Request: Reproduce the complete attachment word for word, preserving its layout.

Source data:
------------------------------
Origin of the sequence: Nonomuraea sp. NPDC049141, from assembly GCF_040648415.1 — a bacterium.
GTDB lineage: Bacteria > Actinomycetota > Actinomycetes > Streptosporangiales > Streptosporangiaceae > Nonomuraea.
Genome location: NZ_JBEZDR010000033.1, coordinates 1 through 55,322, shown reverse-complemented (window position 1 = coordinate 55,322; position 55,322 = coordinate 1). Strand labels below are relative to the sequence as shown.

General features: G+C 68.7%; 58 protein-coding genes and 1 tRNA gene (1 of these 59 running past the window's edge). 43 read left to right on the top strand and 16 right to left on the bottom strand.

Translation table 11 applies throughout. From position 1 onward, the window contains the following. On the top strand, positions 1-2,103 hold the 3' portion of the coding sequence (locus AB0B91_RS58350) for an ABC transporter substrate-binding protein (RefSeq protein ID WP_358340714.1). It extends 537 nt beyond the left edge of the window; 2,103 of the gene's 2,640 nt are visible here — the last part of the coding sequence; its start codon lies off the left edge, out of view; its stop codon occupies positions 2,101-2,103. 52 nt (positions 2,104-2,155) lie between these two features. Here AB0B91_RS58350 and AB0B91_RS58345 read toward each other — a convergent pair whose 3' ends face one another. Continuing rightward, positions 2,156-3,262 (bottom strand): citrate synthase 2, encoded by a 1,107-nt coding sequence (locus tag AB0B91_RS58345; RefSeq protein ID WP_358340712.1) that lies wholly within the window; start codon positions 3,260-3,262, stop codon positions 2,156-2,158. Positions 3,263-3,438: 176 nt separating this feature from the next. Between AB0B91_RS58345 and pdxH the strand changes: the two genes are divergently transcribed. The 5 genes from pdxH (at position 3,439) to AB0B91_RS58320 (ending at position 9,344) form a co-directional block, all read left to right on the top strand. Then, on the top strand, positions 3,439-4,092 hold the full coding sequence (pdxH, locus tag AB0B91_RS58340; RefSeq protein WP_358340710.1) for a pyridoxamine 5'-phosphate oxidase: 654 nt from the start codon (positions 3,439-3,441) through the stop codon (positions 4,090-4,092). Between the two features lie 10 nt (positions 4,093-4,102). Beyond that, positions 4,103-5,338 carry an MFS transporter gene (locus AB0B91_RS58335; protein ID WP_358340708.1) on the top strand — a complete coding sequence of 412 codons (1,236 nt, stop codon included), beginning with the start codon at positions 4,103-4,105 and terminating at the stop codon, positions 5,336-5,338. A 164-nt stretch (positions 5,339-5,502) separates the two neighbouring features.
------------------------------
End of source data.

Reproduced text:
Origin of the sequence: Nonomuraea sp. NPDC049141, from assembly GCF_040648415.1 — a bacterium.
GTDB lineage: Bacteria > Actinomycetota > Actinomycetes > Streptosporangiales > Streptosporangiaceae > Nonomuraea.
Genome location: NZ_JBEZDR010000033.1, coordinates 1 through 55,322, shown reverse-complemented (window position 1 = coordinate 55,322; position 55,322 = coordinate 1). Strand labels below are relative to the sequence as shown.

General features: G+C 68.7%; 58 protein-coding genes and 1 tRNA gene (1 of these 59 running past the window's edge). 43 read left to right on the top strand and 16 right to left on the bottom strand.

Translation table 11 applies throughout. From position 1 onward, the window contains the following. On the top strand, positions 1-2,103 hold the 3' portion of the coding sequence (locus AB0B91_RS58350) for an ABC transporter substrate-binding protein (RefSeq protein ID WP_358340714.1). It extends 537 nt beyond the left edge of the window; 2,103 of the gene's 2,640 nt are visible here — the last part of the coding sequence; its start codon lies off the left edge, out of view; its stop codon occupies positions 2,101-2,103. 52 nt (positions 2,104-2,155) lie between these two features. Here AB0B91_RS58350 and AB0B91_RS58345 read toward each other — a convergent pair whose 3' ends face one another. Continuing rightward, positions 2,156-3,262 (bottom strand): citrate synthase 2, encoded by a 1,107-nt coding sequence (locus tag AB0B91_RS58345; RefSeq protein ID WP_358340712.1) that lies wholly within the window; start codon positions 3,260-3,262, stop codon positions 2,156-2,158. Positions 3,263-3,438: 176 nt separating this feature from the next. Between AB0B91_RS58345 and pdxH the strand changes: the two genes are divergently transcribed. The 5 genes from pdxH (at position 3,439) to AB0B91_RS58320 (ending at position 9,344) form a co-directional block, all read left to right on the top strand. Then, on the top strand, positions 3,439-4,092 hold the full coding sequence (pdxH, locus tag AB0B91_RS58340; RefSeq protein WP_358340710.1) for a pyridoxamine 5'-phosphate oxidase: 654 nt from the start codon (positions 3,439-3,441) through the stop codon (positions 4,090-4,092). Between the two features lie 10 nt (positions 4,093-4,102). Beyond that, positions 4,103-5,338 carry an MFS transporter gene (locus AB0B91_RS58335; protein ID WP_358340708.1) on the top strand — a complete coding sequence of 412 codons (1,236 nt, stop codon included), beginning with the start codon at positions 4,103-4,105 and terminating at the stop codon, positions 5,336-5,338. A 164-nt stretch (positions 5,339-5,502) separates the two neighbouring features.